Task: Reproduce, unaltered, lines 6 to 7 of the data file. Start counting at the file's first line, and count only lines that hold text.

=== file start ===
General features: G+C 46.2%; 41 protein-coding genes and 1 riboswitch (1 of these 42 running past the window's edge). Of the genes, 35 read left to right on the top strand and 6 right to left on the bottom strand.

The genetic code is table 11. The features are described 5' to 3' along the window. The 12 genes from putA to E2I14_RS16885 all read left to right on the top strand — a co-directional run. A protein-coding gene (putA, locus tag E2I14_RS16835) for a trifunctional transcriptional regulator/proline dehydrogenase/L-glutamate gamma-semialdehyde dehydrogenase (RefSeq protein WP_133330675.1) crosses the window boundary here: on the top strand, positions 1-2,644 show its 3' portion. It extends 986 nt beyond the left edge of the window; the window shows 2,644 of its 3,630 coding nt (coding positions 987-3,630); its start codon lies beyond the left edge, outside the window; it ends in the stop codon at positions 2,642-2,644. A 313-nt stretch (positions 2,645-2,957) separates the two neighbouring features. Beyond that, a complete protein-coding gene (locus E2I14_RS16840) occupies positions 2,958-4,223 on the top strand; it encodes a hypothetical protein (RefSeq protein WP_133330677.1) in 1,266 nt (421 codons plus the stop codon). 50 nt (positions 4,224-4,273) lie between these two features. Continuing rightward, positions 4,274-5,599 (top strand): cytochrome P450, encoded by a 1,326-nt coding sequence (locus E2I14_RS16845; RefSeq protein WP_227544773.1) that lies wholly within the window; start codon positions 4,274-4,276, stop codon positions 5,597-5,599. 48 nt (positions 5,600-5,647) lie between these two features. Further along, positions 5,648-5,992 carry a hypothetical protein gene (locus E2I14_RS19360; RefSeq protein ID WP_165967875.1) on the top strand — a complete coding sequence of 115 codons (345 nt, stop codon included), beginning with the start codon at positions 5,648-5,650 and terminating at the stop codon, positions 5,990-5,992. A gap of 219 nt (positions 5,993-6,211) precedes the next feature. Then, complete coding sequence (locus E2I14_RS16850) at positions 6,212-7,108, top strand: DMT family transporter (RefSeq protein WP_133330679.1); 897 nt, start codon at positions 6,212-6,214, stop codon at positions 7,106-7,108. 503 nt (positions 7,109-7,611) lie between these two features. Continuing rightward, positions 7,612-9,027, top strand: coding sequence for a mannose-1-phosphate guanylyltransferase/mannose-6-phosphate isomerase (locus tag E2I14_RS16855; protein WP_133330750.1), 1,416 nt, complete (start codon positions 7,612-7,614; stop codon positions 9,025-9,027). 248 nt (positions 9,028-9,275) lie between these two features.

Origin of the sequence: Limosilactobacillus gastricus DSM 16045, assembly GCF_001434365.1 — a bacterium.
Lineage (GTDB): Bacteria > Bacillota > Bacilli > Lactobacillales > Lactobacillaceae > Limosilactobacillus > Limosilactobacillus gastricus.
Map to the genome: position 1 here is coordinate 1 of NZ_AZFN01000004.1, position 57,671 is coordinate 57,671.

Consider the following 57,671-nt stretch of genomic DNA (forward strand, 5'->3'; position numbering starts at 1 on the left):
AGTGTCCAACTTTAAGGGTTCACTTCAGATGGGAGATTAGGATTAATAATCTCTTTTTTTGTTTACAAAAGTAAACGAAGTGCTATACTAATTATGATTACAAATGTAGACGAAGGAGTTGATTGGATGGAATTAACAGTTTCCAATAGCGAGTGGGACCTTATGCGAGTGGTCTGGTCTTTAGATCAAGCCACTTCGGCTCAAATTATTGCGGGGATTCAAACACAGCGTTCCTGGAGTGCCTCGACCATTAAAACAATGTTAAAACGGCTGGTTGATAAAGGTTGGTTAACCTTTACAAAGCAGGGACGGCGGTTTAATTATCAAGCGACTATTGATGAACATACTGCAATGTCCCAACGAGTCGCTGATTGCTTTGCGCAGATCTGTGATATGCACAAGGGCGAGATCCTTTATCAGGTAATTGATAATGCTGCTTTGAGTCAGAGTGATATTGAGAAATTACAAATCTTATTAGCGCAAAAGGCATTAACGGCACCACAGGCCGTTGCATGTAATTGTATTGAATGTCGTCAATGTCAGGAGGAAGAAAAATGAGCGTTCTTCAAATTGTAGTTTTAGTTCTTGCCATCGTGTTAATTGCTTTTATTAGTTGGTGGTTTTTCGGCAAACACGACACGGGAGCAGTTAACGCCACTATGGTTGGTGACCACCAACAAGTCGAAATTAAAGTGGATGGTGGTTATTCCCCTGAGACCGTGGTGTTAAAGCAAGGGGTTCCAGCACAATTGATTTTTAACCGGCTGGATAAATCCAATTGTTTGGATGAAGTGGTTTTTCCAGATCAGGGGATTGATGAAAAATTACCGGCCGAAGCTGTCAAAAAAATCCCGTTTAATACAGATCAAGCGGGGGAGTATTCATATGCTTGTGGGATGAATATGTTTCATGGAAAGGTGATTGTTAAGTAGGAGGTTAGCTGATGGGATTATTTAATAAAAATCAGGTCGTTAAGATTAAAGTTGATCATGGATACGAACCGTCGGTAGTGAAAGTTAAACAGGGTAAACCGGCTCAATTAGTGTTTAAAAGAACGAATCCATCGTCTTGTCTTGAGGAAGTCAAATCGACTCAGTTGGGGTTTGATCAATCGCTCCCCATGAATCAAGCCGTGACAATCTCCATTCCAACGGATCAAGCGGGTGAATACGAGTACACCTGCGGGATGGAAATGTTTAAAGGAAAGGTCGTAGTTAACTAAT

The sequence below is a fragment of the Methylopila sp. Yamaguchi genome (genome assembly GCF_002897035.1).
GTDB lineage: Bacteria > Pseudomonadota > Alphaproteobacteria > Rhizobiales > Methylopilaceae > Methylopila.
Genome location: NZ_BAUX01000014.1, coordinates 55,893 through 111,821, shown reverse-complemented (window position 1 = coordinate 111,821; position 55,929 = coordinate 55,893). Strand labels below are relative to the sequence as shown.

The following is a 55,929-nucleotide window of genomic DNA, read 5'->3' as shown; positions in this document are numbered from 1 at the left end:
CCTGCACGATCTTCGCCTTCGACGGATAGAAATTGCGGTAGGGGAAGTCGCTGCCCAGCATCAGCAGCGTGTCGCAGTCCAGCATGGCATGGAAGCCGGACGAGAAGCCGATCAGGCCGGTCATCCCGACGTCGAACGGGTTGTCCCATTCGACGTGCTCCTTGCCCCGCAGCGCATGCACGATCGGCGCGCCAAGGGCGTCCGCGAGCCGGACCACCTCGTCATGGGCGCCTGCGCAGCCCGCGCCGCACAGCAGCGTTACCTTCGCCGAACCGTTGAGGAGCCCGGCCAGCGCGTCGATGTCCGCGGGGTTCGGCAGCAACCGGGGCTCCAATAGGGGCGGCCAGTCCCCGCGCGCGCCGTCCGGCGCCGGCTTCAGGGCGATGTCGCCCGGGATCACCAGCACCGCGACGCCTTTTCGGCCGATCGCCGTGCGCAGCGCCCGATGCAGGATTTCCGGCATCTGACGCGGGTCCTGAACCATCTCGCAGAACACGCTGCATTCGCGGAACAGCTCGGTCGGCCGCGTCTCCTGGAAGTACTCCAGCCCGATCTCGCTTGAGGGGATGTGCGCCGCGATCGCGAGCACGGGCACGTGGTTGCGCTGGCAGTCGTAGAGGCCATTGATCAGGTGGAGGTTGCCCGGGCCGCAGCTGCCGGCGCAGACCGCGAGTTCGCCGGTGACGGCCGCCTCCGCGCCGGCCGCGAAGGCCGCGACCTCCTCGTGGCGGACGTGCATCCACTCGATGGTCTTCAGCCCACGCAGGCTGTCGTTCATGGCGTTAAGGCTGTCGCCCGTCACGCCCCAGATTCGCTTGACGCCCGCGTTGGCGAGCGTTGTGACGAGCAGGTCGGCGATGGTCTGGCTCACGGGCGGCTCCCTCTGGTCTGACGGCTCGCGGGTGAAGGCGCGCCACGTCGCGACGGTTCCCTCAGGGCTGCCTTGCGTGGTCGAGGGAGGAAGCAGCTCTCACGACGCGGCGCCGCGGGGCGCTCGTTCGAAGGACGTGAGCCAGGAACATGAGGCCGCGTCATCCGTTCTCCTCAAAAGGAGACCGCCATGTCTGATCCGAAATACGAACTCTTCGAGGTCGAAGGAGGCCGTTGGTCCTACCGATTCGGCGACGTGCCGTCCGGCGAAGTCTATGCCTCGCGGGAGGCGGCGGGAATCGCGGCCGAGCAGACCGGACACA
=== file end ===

Consider the following 57,671-nt stretch of genomic DNA (forward strand, 5'->3'; position numbering starts at 1 on the left):
AGTGTCCAACTTTAAGGGTTCACTTCAGATGGGAGATTAGGATTAATAATCTCTTTTTTTGTTTACAAAAGTAAACGAAGTGCTATACTAATTATGATTACAAATGTAGACGAAGGAGTTGATTGGATGGAATTAACAGTTTCCAATAGCGAGTGGGACCTTATGCGAGTGGTCTGGTCTTTAGATCAAGCCACTTCGGCTCAAATTATTGCGGGGATTCAAACACAGCGTTCCTGGAGTGCCTCGACCATTAAAACAATGTTAAAACGGCTGGTTGATAAAGGTTGGTTAACCTTTACAAAGCAGGGACGGCGGTTTAATTATCAAGCGACTATTGATGAACATACTGCAATGTCCCAACGAGTCGCTGATTGCTTTGCGCAGATCTGTGATATGCACAAGGGCGAGATCCTTTATCAGGTAATTGATAATGCTGCTTTGAGTCAGAGTGATATTGAGAAATTACAAATCTTATTAGCGCAAAAGGCATTAACGGCACCACAGGCCGTTGCATGTAATTGTATTGAATGTCGTCAATGTCAGGAGGAAGAAAAATGAGCGTTCTTCAAATTGTAGTTTTAGTTCTTGCCATCGTGTTAATTGCTTTTATTAGTTGGTGGTTTTTCGGCAAACACGACACGGGAGCAGTTAACGCCACTATGGTTGGTGACCACCAACAAGTCGAAATTAAAGTGGATGGTGGTTATTCCCCTGAGACCGTGGTGTTAAAGCAAGGGGTTCCAGCACAATTGATTTTTAACCGGCTGGATAAATCCAATTGTTTGGATGAAGTGGTTTTTCCAGATCAGGGGATTGATGAAAAATTACCGGCCGAAGCTGTCAAAAAAATCCCGTTTAATACAGATCAAGCGGGGGAGTATTCATATGCTTGTGGGATGAATATGTTTCATGGAAAGGTGATTGTTAAGTAGGAGGTTAGCTGATGGGATTATTTAATAAAAATCAGGTCGTTAAGATTAAAGTTGATCATGGATACGAACCGTCGGTAGTGAAAGTTAAACAGGGTAAACCGGCTCAATTAGTGTTTAAAAGAACGAATCCATCGTCTTGTCTTGAGGAAGTCAAATCGACTCAGTTGGGGTTTGATCAATCGCTCCCCATGAATCAAGCCGTGACAATCTCCATTCCAACGGATCAAGCGGGTGAATACGAGTACACCTGCGGGATGGAAATGTTTAAAGGAAAGGTCGTAGTTAACTAAT